This year, he and Senate Agriculture Chair Clarence Nishihara dismissed all GMO labeling bills without a single hearing.
?I don't want to create an impression in the public's mind that just because we label something, there's a negative to it,? said Nishihara.
?I'd like to see the industry police themselves,? said Tsuji.
?Putting a big fat GMO label on that really serves no purpose,? said the Hawaii Crop Improvement Association's Alicia Maluafiti.
She says 80 percent of the food we eat, right now, already includes GMOs.
?The entire cost associated with putting one little label on 80 percent of the food that we consume in the supermarket is economically not feasible, and it really serves no purpose,? she said.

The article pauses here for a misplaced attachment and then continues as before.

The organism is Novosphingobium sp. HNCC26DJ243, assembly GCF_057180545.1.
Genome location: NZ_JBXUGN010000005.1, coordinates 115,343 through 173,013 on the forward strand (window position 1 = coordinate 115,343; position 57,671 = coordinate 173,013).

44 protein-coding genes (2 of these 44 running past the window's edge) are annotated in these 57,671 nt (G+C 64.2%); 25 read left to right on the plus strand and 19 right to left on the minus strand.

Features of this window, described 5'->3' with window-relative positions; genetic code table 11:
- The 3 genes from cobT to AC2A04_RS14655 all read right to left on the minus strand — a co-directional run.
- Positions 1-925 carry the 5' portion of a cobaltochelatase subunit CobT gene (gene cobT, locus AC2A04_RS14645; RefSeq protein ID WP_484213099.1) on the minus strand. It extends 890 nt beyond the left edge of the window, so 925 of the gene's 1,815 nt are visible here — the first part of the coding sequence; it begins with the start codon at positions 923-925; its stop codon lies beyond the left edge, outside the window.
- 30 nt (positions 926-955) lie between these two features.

Fred Perlak, head of operations for Monsanto Hawaii, said federal agencies already police the biotech industry, and already require genetically modified foods with known allergens and toxins be labeled.
?It's going to be costly for the state to set up agencies to monitor this, costly for producers, costly for manufacturers, costly for grocers,? he said.
More than a dozen countries ban or partially ban GMOs, but nearly 20 allow them.
In 2012, Japan lifted its 10-year ban on GMO papayas from Hawaii, but ordered all to be labeled "GMO."